Top 10 Ways To Win Writers Digest's Annual Screenwriting Contest - Part I

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Writers Digest’s annual writing contest is in full swing… fiction, poetry, non-fiction… and, of course, screenwriting. I’ve been judging the screenwriting division for the past few years, and I always love it—it’s a blast reading and discovering new talent. And this year is no different, so I’ve been poring over hundreds of scripts, many of which are really good.

Unfortunately, not all scripts can be terrific, and I often notice that the not-so-terrific ones are not-so-terrific for the exact same reasons. In fact, many of these scripts COULD be terrific, but they fall into certain traps that keep them from being as good as they could/should be.

So I wanted to dedicate a couple blog posts to the WD writers contest… and how to give yourself the best possible chance of winning. So here’s Part One of…

THE TOP 10 WAYS TO WIN WD’S ANNUAL SCREENWRITING CONTEST - PART I

10) YOUR SYNOPSIS. Writers Digest asks you to submit a synopsis along with your script. Do NOT write a full-page, single-spaced, tiny-font synopsis. The purpose of the synopsis is to give a QUICK overview of the story; not detail every plot turn. Thus, your synopsis should be one tight paragraph. When I see more than that, I rarely read it… and it tells me the writer doesn’t know how to tell his/her story quickly and succinctly.

9) FORMAT. Make sure your screenplay is in PROPER SCREENPLAY FORMAT. I’m always stunned at how many entries aren’t written in standard script format; some are written as plays, some are single-spaced without tabs, others just make up their own format. Here’s the thing: if your screenplay is NOT in standard format, it’ll be glanced at, but its chances of winning are greatly diminished. And in a real-life situation, an exec or producer probably won’t read it at all; it’ll just go in the trash. I know this seems nitpicky and harsh, but in an age where everyone is only moments away from the Internet, a library, or a bookstore, there’s no excuse for not having proper formatting. (And with software like Final Draft or Movie Magic Screenwriter, the computer formats the script for you.)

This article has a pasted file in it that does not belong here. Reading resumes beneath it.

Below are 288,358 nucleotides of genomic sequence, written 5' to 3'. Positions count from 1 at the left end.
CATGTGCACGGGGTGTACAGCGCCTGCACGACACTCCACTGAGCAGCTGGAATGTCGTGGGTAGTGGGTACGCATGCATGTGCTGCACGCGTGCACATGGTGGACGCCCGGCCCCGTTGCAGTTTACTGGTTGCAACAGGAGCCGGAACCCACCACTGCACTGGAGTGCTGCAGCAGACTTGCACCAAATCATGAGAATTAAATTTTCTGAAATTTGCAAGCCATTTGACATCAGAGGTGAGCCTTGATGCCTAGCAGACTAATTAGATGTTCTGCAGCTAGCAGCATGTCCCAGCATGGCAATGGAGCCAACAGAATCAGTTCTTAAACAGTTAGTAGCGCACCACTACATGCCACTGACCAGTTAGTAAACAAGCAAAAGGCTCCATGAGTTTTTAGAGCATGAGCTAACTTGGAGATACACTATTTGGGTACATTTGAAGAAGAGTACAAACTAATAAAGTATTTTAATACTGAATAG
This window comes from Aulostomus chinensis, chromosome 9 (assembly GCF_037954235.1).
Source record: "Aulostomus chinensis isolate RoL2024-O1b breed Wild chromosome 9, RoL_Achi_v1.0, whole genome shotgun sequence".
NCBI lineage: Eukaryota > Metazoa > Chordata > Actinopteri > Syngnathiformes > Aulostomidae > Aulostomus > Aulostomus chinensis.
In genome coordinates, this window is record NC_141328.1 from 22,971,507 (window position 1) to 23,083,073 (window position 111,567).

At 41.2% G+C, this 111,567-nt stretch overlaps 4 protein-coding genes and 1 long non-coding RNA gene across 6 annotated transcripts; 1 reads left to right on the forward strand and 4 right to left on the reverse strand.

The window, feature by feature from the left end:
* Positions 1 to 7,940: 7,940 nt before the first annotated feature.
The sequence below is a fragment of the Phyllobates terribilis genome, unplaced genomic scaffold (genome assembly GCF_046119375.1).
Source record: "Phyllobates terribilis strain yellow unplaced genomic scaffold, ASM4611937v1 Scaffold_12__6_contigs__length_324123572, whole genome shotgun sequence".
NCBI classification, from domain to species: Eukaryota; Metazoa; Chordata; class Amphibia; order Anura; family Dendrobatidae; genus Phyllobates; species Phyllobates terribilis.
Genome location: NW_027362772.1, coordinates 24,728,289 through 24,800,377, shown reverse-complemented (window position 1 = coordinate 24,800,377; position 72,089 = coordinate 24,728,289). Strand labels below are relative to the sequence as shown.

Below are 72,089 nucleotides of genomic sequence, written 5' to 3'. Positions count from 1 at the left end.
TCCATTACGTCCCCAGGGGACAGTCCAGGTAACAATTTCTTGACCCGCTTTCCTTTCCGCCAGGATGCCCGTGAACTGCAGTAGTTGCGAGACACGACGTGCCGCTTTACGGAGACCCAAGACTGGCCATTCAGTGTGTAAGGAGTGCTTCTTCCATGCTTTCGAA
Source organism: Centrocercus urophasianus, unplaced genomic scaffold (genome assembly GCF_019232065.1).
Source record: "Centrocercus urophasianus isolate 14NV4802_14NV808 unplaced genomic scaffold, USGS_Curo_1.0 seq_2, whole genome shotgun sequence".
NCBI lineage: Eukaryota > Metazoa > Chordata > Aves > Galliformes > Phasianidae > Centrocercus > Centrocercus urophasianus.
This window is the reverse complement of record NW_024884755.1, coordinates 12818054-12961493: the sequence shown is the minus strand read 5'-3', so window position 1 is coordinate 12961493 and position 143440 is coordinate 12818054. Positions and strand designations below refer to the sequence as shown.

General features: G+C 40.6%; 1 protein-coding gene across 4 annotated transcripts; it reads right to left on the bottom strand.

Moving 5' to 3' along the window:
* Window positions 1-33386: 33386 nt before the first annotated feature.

8) YOUR FIRST PAGE – PART I. Even before I actually begin reading your first page, I’m judging your script. If your first page consists entirely of stage directions, it looks dense, daunting, and uninviting. To be honest, I probably won’t even read the whole thing or make it to page two. This is true in the real world as well; execs and producers are looking for any reason to not turn the page, and a big paragraphs of stage directions are a great one.

7) YOUR FIRST PAGE – PART II. Jump into major conflict on your first page. Do NOT take time to “set the stage.” Jump into action, dialogue, and conflict at the top of page one. It’s a gross misnomer that stories need a few pages to establish the main characters or setting. Not only do we rarely need this info in order to start a story, but it’s more effectively conveyed if it comes through as we watch the action/conflict unfold. If you begin by “setting the stage,” I promise you: your reader will be bored by page two.

6) STAGE DIRECTIONS – PART I. Do NOT write huge paragraphs of stage description. I try to never write stage directions over 3 lines long. If I need more, I’ll OCCASIONALLY go to 4 lines… but never more. If you still need more, break it up into different paragraphs. But few things turn readers off more than seeing massive chunks of stage direction. (And the truth is: you DON’T need more than 3 lines. The job of stage directions is to give us only info and action we MUST know to follow the story; don’t waste your readers’ time with detailed descriptions of people, places, clothing, etc.)

Stay tuned for the next five tips... have a good weekend!

Chad

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